# Matrix Vector Spaces

1. Apr 29, 2012

### venom192

1. The problem statement, all variables and given/known data

Does the vector space of all square matrices have a basis of invertible matrices?

2. Relevant equations

No relevant equations.

3. The attempt at a solution

I know that the 2x2 case has an invertible basis, but I don't know how to generalize it for the vector space of all nxn matrices. Any hint would be appreciated.

2. Apr 29, 2012

### micromass

Staff Emeritus
Can you find a basis of the square matrices (without the requirement that every element of the basis should be invertible)??

3. Apr 30, 2012

### hamsterman

Here's what I'm thinking.
Take a basis of vector space of square matrices V, such that each matrix has a single 1 and all other elements are 0.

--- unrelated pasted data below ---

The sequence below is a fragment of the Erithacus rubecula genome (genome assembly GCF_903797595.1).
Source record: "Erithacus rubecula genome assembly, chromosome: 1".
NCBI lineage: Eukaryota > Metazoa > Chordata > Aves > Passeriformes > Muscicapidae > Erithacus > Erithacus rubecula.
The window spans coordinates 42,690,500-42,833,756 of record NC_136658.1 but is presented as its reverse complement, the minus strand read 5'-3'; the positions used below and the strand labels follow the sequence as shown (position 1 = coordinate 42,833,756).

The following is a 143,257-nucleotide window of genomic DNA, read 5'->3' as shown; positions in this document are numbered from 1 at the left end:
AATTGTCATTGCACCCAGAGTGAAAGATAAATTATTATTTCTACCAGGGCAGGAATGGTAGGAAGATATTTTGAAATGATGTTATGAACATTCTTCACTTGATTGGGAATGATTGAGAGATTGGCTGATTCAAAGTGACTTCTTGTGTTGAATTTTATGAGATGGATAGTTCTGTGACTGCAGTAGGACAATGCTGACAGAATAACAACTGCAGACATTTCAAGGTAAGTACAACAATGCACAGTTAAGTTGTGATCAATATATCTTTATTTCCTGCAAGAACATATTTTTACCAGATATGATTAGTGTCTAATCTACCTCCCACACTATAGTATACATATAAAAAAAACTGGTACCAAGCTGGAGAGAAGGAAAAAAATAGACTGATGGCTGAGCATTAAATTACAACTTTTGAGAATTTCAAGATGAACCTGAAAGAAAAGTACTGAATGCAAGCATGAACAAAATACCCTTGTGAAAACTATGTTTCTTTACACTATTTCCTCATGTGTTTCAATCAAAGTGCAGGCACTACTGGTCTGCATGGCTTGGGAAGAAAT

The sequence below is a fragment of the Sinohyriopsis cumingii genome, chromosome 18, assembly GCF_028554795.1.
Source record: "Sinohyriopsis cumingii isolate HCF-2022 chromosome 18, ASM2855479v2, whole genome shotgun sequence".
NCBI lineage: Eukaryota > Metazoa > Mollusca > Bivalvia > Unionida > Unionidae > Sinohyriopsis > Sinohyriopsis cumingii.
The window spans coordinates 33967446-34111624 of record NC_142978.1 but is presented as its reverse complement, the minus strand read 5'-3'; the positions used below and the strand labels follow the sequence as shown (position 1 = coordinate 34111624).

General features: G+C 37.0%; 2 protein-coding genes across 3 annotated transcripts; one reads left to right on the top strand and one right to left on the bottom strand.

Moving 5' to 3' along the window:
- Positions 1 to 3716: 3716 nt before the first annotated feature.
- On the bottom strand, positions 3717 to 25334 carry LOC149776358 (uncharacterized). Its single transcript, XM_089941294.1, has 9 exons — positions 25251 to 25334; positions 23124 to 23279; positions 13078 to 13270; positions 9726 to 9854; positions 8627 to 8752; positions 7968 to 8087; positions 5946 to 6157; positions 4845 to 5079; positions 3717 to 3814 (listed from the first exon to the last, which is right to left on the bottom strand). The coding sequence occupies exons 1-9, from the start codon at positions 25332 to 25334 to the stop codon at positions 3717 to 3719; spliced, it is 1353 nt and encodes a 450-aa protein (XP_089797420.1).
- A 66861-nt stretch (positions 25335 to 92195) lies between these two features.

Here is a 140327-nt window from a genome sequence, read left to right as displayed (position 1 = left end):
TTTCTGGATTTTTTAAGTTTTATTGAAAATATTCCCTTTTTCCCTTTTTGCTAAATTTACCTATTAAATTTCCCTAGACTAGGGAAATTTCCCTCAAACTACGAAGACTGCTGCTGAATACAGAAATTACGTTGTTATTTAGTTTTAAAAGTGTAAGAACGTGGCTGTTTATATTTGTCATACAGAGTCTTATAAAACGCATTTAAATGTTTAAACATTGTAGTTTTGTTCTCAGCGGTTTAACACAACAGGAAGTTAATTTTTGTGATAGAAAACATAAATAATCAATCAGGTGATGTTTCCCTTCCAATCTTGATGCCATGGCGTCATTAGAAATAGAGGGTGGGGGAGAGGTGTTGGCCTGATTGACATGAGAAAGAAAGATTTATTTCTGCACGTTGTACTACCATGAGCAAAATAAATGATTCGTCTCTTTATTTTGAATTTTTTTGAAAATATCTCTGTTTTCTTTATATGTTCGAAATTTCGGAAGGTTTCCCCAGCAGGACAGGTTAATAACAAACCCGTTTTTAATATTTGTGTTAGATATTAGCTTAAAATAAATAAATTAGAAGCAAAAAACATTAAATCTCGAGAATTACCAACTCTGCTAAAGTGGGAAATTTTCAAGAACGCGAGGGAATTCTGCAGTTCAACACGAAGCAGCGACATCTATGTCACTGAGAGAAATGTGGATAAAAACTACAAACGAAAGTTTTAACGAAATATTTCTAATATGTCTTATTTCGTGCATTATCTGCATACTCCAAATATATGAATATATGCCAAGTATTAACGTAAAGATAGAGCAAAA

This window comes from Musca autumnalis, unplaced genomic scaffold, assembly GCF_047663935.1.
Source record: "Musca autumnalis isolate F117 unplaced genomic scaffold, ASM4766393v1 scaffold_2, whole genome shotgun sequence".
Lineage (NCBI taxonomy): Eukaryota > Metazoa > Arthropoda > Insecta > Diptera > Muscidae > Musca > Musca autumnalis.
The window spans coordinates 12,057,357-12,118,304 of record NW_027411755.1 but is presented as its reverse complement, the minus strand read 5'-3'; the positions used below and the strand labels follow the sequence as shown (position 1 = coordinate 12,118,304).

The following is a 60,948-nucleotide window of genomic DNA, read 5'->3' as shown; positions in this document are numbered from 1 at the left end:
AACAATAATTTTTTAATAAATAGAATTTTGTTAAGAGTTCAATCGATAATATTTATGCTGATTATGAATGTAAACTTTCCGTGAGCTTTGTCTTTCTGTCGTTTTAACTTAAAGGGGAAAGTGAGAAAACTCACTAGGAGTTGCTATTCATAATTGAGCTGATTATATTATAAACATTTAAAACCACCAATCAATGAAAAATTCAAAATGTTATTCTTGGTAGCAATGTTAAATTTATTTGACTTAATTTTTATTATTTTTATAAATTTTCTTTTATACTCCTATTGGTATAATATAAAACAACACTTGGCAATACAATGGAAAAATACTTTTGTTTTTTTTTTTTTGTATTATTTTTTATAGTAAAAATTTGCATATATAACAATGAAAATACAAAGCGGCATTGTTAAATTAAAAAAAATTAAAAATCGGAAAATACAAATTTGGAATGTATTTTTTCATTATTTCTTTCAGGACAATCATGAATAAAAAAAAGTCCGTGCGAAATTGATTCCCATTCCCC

If you take a basis {v1, ... vn} and replace vk with c1v1 + ... + cnvn, you still get a basis, as long as ck is not 0. That is easy to prove, if needed.
Take some invertible matrix m1 = c1v1 + ... + cnvn in V, such that c1 is not 0 and replace v1 with it. I'm going to build an invertible matrix m2 = m1 + a2v2. Since det is a linear function, we can write it as kx + b, where x is some element of the matrix. The thing to prove is that if kx+b ≠ 0, then there exists 'a' ≠ 0 such that k(x+a) + b ≠ 0. The condition implies that k and b can't be both 0, so (due to linearity) there exists at most 1 point where k(x+a)+b = 0. We can always choose a different one, thus we can always build m2. Likewise mn = mn-1 + anvn, gives an invertible basis {m1, ..., mn}

4. Apr 30, 2012

### micromass

Staff Emeritus
Well first of all, the determinant is not a linear function.

But you have a nice idea. Just take a matrix with 0 everywhere but on one place a 1. This is obviously not invertible. But can you modify it so that it becomes invertible??? Try to do some stuff to the diagonal.

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